Cycle path with Autumn leaves

Diary of a cycling commuter No. 4: “fierce mild”

In the fourth blog of this series, Communications Coordinator Sarah shares what it is like to ditch her bus pass and take up cycling to work.

fierce-mildAutumn presents a sticky dilemma to the cycling commuter; Irish comedian Dylan Moran would call it “fierce mild”.

Basically, the weather is sunny but cool. Great for walking. Perfect for getting the bus. But to a novice cyclist like me with no ‘cyclist’s wardrobe’ to my name, it’s a clothing disaster.

I start my commute pretty chilly in a t-shirt, light fleece and waterproof shell. After 10 minutes I reach optimum cosiness, then by the time I reach work I’m a sweaty mess. Not cool.

What should I do?

Option one was embrace it. I took extra clothes to work and showered when I got there. It was fine, but required prep the night before and meant I was hogging our main office bathroom for 10 minutes every morning. I still wanted the option of being able to arrive ready.

Option two was change my clothes. After quizzing lots of you guys – fellow cyclists – the general consensus seemed to be a light, breathable base layer, gloves, skip the fleece, and keep the shell.

michelin-manAfter a rummage around Fort Kinnard, I came home with a merino wool base layer, cyclist’s gloves, and those highly attractive cyclist’s leggings with padding in the bum. Nice.

Cycles since have been a bit more comfortable, but I’m beginning to think maybe its time to ditch the backpack and go for a pannier if I really do want to arrive sans sweaty back.

Outfit sorted, I had another problem to tackle – finding out why I was repeatedly bursting my back tyre’s inner tube.

I cycle through Peffermill Business Centre which usually has a decent sprinkling of broken glass on the road, and over the course of the summer my back tyre deflated 3 times. I assumed it was the glass, but each time I took it to a bike repair shop they couldn’t find any.

pinch-punctureAt the last visit they asked me to describe my route, and stopped me when I told them about the kerb I jump every morning beside Craigmillar library. As it turns out, trying to bunny hop kerbs – and often failing – is a sure-fire way to burst your back inner tube with a “pinch puncture”. Who knew! I’ve now changed my route slightly to avoid the kerb – no burst tubes since.

So there you go – As the leaves turn golden and fall, I’m a little more clued up, confident and comfortable than I was a few months back.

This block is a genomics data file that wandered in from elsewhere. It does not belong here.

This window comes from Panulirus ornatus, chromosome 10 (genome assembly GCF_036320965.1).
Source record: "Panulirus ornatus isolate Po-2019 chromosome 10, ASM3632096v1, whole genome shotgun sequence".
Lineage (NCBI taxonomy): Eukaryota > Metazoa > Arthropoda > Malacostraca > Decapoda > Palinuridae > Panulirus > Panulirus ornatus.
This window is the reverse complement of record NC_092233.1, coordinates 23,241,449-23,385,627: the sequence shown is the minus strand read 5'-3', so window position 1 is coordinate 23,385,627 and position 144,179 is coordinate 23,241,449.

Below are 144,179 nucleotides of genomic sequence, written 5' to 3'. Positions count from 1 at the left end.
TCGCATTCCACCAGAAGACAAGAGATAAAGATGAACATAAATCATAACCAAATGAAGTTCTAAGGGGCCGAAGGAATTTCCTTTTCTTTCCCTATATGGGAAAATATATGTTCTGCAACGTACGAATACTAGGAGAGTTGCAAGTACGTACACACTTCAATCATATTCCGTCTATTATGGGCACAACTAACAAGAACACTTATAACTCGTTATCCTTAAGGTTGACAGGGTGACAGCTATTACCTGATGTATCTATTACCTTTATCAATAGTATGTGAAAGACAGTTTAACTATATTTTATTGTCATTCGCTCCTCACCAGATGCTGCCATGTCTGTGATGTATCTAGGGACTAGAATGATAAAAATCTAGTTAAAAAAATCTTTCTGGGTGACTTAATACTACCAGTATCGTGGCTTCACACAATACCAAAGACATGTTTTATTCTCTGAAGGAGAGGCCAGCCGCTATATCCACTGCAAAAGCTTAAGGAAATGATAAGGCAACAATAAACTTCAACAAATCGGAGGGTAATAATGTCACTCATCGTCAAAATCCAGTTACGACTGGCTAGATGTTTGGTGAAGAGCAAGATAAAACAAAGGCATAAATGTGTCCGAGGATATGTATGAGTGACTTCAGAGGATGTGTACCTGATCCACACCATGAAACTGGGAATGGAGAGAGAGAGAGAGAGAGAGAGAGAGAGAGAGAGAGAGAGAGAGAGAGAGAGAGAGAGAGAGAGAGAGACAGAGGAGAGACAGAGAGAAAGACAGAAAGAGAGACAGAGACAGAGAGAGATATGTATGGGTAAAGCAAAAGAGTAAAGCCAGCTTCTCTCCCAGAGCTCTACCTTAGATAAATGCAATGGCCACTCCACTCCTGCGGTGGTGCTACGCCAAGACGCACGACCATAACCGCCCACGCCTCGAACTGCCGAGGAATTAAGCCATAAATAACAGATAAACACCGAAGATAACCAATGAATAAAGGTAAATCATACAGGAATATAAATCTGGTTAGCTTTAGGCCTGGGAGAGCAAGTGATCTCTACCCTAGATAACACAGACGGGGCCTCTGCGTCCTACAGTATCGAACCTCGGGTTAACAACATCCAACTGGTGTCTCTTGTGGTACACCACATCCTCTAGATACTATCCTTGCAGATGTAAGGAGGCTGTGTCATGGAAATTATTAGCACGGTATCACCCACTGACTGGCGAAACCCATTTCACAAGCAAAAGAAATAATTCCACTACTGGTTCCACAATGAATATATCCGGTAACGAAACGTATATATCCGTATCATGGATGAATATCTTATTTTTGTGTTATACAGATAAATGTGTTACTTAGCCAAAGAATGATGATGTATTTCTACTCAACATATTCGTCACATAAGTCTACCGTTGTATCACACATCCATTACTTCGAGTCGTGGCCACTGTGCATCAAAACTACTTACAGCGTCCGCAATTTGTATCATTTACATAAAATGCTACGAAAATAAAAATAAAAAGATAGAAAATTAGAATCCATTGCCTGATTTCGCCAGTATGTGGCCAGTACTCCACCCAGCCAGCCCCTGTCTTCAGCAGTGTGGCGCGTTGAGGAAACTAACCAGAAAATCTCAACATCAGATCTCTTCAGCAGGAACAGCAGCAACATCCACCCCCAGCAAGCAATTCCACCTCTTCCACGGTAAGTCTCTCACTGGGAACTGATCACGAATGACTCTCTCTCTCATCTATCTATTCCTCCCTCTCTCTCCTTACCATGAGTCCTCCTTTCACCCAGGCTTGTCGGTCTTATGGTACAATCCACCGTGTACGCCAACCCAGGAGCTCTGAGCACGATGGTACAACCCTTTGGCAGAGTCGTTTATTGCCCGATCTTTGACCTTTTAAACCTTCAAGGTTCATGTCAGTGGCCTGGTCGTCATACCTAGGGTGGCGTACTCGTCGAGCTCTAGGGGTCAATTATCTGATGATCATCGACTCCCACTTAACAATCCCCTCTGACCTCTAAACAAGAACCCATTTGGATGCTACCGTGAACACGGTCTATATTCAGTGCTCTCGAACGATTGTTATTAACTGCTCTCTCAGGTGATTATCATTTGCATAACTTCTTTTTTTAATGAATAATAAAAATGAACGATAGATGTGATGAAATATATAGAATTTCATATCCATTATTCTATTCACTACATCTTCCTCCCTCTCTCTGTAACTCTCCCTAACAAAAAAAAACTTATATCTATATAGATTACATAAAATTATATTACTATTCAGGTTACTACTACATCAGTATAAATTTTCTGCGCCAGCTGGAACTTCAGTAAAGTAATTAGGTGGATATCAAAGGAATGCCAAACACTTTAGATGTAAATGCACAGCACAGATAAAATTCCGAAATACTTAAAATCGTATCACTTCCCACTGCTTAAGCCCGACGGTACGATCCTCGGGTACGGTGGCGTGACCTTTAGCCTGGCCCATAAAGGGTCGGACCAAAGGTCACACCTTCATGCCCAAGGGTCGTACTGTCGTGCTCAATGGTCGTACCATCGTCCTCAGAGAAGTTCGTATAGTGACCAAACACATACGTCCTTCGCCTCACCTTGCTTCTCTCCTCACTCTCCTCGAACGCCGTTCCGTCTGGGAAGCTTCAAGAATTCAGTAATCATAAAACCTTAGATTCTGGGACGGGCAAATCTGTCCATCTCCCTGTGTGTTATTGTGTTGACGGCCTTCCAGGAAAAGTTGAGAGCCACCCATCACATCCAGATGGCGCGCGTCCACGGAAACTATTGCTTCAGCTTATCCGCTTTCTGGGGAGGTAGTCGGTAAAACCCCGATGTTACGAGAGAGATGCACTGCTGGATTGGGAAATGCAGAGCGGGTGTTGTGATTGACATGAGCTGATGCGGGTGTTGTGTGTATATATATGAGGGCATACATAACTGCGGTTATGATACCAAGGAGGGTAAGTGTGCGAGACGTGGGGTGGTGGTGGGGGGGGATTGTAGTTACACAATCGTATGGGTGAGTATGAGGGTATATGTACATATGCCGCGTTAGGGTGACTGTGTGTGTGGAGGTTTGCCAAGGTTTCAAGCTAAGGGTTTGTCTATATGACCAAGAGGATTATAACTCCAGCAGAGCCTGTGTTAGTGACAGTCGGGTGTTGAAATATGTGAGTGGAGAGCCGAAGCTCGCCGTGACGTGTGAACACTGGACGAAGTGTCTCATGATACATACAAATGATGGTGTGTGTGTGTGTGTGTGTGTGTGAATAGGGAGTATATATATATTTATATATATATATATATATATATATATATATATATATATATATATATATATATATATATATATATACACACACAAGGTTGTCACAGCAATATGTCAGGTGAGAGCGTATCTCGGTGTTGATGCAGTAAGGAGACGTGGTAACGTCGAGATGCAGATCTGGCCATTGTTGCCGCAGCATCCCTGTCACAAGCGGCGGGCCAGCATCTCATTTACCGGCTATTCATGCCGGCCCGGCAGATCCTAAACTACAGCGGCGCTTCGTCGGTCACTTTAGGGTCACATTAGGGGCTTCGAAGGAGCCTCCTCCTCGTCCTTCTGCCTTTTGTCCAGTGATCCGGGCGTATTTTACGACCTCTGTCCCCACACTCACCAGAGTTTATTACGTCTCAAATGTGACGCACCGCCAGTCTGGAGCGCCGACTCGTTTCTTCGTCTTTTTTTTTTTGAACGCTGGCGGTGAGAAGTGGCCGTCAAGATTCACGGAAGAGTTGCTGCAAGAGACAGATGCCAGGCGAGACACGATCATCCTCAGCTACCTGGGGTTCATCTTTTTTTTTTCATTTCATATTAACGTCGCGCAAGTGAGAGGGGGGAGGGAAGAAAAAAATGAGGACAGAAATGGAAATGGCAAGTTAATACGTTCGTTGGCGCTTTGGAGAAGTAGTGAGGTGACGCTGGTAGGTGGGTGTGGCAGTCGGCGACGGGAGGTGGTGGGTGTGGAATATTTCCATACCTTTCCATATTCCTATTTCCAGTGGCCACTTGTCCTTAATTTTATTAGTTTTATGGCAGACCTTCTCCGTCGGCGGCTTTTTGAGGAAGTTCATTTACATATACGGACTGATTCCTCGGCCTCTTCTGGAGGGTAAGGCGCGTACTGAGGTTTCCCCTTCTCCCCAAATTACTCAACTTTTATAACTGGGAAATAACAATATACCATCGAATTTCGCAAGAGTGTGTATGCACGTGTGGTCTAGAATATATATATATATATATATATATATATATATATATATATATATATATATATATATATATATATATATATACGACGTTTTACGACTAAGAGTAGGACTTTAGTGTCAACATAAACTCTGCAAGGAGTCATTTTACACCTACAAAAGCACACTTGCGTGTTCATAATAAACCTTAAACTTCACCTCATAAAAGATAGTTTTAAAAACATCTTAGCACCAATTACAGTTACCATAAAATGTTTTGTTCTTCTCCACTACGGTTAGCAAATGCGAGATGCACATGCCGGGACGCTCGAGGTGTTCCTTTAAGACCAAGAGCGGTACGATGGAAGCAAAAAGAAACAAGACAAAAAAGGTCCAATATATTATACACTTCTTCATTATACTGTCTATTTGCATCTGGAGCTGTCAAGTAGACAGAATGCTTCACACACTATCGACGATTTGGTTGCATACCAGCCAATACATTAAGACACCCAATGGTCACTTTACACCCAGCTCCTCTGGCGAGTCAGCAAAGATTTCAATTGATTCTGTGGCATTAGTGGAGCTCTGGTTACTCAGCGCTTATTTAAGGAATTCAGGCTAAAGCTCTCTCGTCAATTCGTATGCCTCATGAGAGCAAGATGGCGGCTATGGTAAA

Stay tuned for another blog when the weather turns wintery.

Tweet Sarah at @sarah_fordhutch

3 thoughts on “Diary of a cycling commuter No. 4: “fierce mild””

  1. Great that you are choosing the best way to get to work.

    Just a couple of comments, if I may.

    Clothing: cyclists in this country tend to over complicate things, you don’t actually need padded shorts for journeys of less than 30 miles or so, so not really need for a commute in town. Just look at the Danes, and remember that Copenhagen is on the same latitude as Edinburgh.

    Punctures: pinch flats are best avoided by keeping the tyres well pumped up (or getting tubeless tyres). The modern fashion for tubeless tyres also has a great benefits to those who still use inner tubes, as this article from Cycling Weekly shows (http://www.cyclingweekly.co.uk/videos/cycling-tech/how-to-puncture-proof-your-tyres). Lets face it, the last thing you want to do on your way to work is fix a puncture 😉

    A final comment, when I started at Edinburgh Uni as a fresher, I sold my car thinking that I would buy another after I graduated. Four years on, I had discovered that I no longer wanted a car and haven’t owned on since. I graduated in 1998, 22 years car free and still not regretting it 😉

  2. Great post as usual Sarah. Just to reassure you re. clothes planning faff. I work part time so have to bring work clothes in on a Wednesday for the following Monday….How’s that for cycle commute planning!

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